# What the "++" means?

• 4 years ago · Quote · #1

Hi guys, this is my another beginner's question about chess.
What the "++" mark means?
Soma say it means checkmate, some say it means double-check (which isn't always a checkmate)
So, which one?

• 4 years ago · Quote · #2

if "+" is check, "++" looks like double check, especially since "#" is checkmate.

Is there a double check in the position?

• 4 years ago · Quote · #3

I have seen ++ used to mean checkmate. In either usage it is not standard...

• 4 years ago · Quote · #4

++ used to be check mate. You don't see it that often anymore since most use #. I laughed at ++ being double check.

• 4 years ago · Quote · #5

Wikipedia says:

### Check and checkmate

A move which places the opponent's king in check usually has the notation "+" appended. Or sometimes a dagger is used: "". Or the abbreviation: ch. Double check is commonly notated the same as check, but is sometimes represented specially as dbl ch, or in older books as "++". The Encyclopedia of Chess Openings omits any indication of check.

Checkmate at the completion of moves can be notated as "#" (some use "++" instead, but the USCF recommends "#"). Or the word mate is commonly used. Occasionally the double dagger is seen: "".

• 4 years ago · Quote · #6

@OP: ivandh is correct, as to the symbol's usage. Most publications these days, as far as I've seen, use ++ to mean double check. This is a meaningless distinction, though, and monographs only use it trivially, merely to enlighten the reader to the fact that a double check has arisen in the position. Beyond this, double check does not matter: a check is a check, regardless of whether it's "double." That is why Chess.com does not use ++ in the move lists whenever a double check occurs.

As far as I can remember, ++ also used to mean checkmate, which also was already stated above. Indeed, this was how I was originally taught to write a checkmating move.

• 4 years ago · Quote · #7

In MCO-10, + meant a distinct superiority and ++ meant a winning advantage.

I haven't seen that usage in a long time.

• 4 years ago · Quote · #8

I had a wierd thought about double check... I have never seen that in notation...

• 4 years ago · Quote · #9
True_Beginner wrote:

Hi guys, this is my another beginner's question about chess.
What the "++" mark means?
Soma say it means checkmate, some say it means double-check (which isn't always a checkmate)
So, which one?

# this is checkmate....i am gonna guess double check for the ++

• 4 years ago · Quote · #10

double plus ungood

• 4 years ago · Quote · #11

I have always used ++ for double check, and # for checkmate. It's fairly good notation I think.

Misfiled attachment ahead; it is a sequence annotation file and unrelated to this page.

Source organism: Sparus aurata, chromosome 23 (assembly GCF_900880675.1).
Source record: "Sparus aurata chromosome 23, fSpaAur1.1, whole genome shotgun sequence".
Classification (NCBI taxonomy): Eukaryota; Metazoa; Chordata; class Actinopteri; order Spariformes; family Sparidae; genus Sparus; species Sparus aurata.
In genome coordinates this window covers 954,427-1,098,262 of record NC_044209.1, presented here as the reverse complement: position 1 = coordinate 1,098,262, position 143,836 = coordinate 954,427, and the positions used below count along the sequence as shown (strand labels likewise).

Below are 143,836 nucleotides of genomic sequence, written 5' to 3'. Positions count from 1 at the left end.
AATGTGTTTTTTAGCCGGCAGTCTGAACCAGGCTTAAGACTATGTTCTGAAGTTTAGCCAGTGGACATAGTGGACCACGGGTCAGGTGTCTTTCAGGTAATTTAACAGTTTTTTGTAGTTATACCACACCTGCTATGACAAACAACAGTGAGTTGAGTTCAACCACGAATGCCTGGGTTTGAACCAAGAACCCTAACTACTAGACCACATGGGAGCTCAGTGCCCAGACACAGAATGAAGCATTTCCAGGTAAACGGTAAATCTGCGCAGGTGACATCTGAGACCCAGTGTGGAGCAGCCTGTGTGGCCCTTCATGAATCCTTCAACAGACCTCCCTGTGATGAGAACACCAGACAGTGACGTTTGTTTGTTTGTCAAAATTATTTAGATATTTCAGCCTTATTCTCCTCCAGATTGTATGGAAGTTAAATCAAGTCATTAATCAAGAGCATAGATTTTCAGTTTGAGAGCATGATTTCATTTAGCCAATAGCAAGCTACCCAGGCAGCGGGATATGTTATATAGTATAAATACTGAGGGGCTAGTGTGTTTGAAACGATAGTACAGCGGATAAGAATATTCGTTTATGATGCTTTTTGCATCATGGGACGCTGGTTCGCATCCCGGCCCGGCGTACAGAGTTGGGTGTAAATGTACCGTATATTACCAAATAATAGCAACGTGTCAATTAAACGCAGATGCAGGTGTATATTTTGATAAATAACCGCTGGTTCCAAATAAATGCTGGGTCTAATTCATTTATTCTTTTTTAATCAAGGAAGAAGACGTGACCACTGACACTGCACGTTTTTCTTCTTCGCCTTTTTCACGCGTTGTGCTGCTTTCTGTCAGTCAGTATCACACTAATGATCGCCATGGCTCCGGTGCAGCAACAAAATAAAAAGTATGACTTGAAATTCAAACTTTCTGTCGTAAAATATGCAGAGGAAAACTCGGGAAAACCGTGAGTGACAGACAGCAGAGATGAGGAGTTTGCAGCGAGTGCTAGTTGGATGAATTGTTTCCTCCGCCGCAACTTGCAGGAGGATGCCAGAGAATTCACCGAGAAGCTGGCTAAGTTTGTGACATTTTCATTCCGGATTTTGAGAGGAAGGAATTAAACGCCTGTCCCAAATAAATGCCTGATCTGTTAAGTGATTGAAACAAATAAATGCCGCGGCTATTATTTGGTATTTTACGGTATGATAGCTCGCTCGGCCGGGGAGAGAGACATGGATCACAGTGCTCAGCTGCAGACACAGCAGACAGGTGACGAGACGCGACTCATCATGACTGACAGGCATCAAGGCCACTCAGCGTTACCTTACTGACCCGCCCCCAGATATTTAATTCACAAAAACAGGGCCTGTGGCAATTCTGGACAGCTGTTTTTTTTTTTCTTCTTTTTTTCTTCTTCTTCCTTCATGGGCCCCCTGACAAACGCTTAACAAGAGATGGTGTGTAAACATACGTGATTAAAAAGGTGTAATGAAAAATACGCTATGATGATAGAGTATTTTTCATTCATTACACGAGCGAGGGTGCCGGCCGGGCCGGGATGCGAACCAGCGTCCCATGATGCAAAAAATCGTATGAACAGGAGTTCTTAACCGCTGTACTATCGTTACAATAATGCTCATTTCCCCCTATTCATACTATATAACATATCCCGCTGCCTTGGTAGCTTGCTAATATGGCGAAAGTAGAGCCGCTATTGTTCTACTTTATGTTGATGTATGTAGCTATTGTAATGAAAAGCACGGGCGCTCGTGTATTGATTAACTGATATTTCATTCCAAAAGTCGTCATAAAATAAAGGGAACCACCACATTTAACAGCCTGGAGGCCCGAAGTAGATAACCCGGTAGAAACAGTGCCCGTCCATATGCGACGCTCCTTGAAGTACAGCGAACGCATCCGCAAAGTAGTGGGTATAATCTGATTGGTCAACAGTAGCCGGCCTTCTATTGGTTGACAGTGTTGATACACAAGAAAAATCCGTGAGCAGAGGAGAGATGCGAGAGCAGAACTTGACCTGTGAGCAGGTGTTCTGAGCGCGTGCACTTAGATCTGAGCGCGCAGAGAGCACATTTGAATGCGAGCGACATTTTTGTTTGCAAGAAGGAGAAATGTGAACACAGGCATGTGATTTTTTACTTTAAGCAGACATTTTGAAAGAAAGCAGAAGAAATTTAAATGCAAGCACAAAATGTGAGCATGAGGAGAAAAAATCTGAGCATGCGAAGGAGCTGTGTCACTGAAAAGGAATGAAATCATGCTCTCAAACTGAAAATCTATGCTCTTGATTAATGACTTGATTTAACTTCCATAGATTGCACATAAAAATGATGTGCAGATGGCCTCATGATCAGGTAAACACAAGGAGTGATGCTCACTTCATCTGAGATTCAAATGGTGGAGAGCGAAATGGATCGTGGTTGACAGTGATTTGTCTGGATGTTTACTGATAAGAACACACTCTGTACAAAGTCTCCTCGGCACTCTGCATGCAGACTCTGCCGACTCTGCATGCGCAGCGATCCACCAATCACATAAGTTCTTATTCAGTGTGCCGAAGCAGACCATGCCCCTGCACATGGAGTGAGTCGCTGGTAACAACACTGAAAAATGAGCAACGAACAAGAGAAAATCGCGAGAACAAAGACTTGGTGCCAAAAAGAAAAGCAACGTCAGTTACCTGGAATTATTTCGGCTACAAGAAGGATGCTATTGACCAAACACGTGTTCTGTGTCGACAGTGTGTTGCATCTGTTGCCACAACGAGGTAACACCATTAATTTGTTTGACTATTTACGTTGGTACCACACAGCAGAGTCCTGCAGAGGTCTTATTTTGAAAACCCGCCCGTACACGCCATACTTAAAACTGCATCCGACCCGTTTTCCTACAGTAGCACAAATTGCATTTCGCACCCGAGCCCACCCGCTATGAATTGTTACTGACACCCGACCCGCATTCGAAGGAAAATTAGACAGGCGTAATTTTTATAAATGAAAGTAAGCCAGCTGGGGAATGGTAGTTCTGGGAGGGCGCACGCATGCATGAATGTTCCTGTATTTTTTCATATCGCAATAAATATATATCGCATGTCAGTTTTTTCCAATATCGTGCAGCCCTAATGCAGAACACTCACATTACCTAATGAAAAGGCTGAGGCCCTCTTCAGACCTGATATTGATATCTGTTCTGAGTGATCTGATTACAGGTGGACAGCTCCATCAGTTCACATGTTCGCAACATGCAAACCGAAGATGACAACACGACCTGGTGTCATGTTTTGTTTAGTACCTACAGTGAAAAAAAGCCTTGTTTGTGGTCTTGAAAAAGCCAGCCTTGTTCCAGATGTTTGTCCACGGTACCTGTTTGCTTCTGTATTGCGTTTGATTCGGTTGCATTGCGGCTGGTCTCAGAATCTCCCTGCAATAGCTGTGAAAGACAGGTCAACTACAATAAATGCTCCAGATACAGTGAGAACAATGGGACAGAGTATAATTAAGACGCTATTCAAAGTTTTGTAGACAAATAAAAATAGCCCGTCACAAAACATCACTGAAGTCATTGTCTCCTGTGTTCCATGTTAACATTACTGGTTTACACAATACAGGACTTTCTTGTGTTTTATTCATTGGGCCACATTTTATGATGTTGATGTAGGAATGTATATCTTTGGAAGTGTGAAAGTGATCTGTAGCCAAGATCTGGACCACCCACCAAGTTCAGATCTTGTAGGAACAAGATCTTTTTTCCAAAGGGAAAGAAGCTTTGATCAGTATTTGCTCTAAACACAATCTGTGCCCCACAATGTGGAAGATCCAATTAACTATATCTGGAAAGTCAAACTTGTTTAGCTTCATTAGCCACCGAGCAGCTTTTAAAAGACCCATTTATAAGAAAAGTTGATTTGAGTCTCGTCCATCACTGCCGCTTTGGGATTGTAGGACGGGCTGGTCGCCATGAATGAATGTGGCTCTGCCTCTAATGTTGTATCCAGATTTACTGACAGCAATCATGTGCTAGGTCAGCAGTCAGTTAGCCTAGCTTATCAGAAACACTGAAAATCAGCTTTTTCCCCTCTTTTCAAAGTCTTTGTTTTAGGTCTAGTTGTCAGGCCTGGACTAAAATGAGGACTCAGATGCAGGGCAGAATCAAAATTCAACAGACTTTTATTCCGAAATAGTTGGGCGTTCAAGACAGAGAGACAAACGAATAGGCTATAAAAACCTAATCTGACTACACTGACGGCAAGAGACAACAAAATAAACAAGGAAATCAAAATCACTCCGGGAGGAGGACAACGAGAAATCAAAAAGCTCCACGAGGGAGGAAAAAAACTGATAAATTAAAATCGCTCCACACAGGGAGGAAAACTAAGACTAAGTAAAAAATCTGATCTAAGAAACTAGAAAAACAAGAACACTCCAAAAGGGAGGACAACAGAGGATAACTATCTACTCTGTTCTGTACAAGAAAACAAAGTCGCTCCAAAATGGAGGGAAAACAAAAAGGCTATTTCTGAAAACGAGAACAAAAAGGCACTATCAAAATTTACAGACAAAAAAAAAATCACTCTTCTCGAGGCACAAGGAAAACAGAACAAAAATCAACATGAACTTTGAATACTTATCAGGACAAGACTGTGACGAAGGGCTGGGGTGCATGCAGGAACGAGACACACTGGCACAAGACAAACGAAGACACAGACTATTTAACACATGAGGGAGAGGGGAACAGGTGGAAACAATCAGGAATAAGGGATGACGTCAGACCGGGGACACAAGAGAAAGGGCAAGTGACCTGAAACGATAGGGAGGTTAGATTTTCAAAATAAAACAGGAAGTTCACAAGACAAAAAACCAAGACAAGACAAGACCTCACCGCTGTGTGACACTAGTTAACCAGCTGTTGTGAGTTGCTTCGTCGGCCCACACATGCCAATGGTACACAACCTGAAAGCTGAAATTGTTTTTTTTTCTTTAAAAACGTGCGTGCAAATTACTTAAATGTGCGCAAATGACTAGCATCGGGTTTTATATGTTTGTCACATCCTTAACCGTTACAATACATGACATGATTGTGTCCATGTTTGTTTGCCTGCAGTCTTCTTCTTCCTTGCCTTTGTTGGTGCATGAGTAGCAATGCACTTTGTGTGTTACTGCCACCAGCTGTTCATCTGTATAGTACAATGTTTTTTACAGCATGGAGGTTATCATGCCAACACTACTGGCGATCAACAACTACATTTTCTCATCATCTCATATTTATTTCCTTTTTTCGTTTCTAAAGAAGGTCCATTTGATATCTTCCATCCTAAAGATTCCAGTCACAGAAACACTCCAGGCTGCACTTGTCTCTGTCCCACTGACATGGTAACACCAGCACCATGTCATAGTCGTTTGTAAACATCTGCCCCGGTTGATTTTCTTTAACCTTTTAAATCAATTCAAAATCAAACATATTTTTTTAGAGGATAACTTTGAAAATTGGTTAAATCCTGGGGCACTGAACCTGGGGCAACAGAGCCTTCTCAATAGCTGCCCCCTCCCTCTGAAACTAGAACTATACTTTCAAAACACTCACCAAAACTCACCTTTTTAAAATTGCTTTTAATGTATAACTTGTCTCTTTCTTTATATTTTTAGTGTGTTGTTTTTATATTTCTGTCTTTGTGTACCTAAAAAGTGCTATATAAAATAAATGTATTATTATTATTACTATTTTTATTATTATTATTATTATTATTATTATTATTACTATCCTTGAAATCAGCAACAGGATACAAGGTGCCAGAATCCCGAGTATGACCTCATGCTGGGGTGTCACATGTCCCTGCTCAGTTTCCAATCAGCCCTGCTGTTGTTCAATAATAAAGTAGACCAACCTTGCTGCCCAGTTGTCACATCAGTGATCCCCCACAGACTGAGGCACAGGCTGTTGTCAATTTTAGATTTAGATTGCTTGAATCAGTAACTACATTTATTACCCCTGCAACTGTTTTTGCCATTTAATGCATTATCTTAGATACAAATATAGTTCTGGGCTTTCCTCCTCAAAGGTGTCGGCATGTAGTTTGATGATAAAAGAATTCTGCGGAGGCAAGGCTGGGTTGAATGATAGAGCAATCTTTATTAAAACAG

• 4 years ago · Quote · #12
DrSpudnik wrote:

double plus ungood

which, like all double negatives, means really really good.

• 4 years ago · Quote · #13

Orwell wasn't too specific, so we need to take the meaning out of the context.

• 4 years ago · Quote · #14
DrSpudnik wrote:

double plus ungood

++

• 4 years ago · Quote · #15

according to page 218 of the US Chess Federation's Official Rules of Chess 5th Edition  http://www.uscfsales.com/product_p/b0012rh.htm

the "++" means checkmate.

• 4 years ago · Quote · #16

What do they say the notation is for double check?

• 4 years ago · Quote · #17
Warbler wrote:

according to page 218 of the US Chess Federation's Official Rules of Chess 5th Edition  http://www.uscfsales.com/product_p/b0012rh.htm

the "++" means checkmate.

Nah, those were what I mean.

So?

• 4 years ago · Quote · #18

++ is checkmate, + is check or double check

• 4 years ago · Quote · #19
-waller- wrote:

What do they say the notation is for double check?

the book doesn't give a notation for double check.

• 4 years ago · Quote · #20
True_Beginner wrote:
Warbler wrote:

according to page 218 of the US Chess Federation's Official Rules of Chess 5th Edition  http://www.uscfsales.com/product_p/b0012rh.htm

the "++" means checkmate.

Nah, those were what I mean.

huh?

True_Beginner wrote:
So?

um, there was discussion going as to whether "++" meant double check or checkmate.  I just thought I'd see what the official rule book for the USCF says about it and post that."     btw, the USCF is the governing body of chess in American and they are affiliated with FIDE, the governing body of chess around the world.